Toddler sleep. It's something most parents have to battle with and, hopefully, excel at. I have an embarrassing confession, though. My 20-month-old daughter has never napped in her crib.
As an infant, she napped on me and in various safety-approved places, and as she grew, her resistance to napping in the crib grew with her. She is a good nighttime sleeper (11-plus hours a night in her crib with some fussing) but will only nap in the car. It's tolerable now that we've dropped a nap, but when she was still napping twice a day, you can imagine how much time I was spending driving.
I had an opportunity to interview sleep expert, author of the wildly popular The Happiest Baby, and creator of the SNOO Dr. Harvey Karp to find out how big of a problem this is and why napping in the car is so appealing.
Why do toddlers love napping in the car?
When I made the decision to give up on trying to get my daughter to nap in her room and moved her to the car, it was because I knew it might work. "It's well known that fussy babies fall asleep when driven in a car," Dr. Karp began. "For babies, driving works by turning on a child's 'calming reflex': the relative on-switch for sleep and off-switch for crying activates when parents mimic the womb sensations that soothe babies to sleep up until their birth. One study found womb sensations added over 40 minutes to infant sleep and researchers at Penn State used more structured routines along with womb sensations to boost infant nighttime sleep by 20-30 minutes. The motion of the car mimics the constant, gentle motion that a baby experiences in the womb when the mother's diaphragm hits the uterus with each breath."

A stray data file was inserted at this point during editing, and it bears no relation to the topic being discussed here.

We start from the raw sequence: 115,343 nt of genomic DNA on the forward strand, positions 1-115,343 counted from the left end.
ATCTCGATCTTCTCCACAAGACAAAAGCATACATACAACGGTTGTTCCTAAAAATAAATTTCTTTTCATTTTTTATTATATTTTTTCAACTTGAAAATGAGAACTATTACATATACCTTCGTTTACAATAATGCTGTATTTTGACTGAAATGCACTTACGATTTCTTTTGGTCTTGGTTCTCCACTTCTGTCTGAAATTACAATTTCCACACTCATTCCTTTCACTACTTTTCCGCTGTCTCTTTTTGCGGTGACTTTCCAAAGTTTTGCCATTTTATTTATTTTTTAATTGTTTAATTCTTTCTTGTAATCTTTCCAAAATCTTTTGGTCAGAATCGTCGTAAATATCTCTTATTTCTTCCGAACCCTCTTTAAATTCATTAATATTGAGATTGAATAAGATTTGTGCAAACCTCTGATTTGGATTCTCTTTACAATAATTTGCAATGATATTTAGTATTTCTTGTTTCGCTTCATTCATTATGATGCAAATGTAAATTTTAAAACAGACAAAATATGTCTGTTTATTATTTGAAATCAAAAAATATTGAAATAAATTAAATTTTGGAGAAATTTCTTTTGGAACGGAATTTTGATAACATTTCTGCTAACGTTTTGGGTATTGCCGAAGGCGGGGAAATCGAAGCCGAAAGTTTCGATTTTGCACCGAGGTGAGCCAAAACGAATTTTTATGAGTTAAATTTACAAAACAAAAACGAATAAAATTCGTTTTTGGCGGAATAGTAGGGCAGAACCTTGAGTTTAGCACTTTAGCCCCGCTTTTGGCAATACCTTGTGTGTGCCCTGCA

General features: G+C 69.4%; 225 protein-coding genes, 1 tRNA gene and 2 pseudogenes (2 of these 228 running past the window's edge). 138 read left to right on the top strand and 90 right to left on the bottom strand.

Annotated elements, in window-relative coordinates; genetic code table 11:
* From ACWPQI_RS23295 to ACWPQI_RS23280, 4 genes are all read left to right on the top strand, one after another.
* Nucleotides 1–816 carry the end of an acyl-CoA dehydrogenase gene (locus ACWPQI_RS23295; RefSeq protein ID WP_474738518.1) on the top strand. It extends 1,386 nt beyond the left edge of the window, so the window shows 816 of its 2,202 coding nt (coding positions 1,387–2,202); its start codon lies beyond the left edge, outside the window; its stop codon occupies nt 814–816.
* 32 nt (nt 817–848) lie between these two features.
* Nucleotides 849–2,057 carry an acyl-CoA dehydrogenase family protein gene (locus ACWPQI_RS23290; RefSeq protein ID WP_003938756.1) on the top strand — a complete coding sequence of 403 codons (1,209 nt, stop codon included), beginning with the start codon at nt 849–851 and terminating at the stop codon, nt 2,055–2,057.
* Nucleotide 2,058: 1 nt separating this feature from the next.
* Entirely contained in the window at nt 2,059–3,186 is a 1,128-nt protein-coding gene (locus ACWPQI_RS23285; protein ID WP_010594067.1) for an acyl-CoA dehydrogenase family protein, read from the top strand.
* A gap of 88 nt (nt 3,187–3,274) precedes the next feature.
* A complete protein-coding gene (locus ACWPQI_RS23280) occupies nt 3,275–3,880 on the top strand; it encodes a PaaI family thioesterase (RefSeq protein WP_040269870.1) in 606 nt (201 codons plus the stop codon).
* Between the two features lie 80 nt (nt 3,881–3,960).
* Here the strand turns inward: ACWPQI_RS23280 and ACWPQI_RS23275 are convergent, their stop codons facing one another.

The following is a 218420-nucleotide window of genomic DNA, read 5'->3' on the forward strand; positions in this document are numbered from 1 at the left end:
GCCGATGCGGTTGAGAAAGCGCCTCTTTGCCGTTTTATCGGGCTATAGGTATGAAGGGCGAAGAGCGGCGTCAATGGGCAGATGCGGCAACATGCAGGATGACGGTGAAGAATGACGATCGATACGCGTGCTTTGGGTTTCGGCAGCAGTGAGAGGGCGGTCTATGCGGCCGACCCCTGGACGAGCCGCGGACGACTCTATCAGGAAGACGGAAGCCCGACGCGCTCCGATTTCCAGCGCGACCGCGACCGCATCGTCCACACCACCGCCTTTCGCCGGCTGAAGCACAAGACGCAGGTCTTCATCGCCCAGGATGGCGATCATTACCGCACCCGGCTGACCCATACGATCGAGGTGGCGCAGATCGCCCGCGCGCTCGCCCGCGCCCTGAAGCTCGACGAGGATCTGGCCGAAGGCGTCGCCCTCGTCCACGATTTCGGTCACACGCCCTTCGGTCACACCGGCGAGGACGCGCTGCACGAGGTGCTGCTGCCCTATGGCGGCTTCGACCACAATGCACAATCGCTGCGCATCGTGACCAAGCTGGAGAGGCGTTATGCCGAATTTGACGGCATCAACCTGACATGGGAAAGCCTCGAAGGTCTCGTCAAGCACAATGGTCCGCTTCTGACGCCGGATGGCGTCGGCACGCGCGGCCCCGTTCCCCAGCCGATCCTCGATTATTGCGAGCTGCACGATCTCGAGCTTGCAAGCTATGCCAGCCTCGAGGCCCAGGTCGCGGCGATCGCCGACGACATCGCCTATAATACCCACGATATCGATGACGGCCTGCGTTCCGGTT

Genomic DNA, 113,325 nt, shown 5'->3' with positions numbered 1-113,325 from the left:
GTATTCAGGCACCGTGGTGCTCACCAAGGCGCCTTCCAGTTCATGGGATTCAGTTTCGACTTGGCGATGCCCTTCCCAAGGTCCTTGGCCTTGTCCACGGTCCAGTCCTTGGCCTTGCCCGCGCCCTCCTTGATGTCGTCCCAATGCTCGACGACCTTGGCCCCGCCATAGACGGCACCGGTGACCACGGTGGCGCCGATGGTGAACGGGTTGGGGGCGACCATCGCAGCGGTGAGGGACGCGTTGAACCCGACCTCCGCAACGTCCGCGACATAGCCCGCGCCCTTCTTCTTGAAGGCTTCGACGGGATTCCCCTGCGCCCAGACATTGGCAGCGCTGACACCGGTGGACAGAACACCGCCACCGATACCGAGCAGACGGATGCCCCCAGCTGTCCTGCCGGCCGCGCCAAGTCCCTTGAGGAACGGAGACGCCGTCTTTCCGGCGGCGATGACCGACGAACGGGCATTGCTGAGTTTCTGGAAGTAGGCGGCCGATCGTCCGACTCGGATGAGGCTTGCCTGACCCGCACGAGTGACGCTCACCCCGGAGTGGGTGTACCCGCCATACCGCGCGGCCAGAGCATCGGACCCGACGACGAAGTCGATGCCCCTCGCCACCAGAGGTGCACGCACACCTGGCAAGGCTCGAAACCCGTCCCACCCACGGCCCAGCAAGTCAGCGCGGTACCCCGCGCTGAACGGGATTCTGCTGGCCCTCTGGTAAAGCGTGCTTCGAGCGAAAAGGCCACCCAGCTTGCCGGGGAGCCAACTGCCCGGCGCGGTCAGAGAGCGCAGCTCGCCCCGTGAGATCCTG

Toddlers are creatures of habit.
While Dr. Karp pointed out that napping only in the car isn't common, it's routine for us at this point, and that's what my daughter has come to expect. "Some toddlers are pretty easy going, but most are creatures of habit. When you teach them — over and over — what to expect, that is what they come to depend on."
How do you get your toddler to nap in the crib?
One thing I routinely grapple with is whether or not I should stop the behavior, and how. Dr. Karp pointed out that the speed with which I make (or don't make) this transition happen depends on my needs. "It all depends on your life requirements; say, if you had four kids, you would probably have been pressed to stop this a long time ago."
So what else can I try that I haven't already to make the nonmoving crib appealing for naps? "A couple of things that can help toddlers be more adaptable are adding other reassuring routines — having a cuddly or lovey, using special rumbly white noise with all naps, even using a bit of lavender oil on the side of the mattress. You can start by using these in the car for those naps," he said.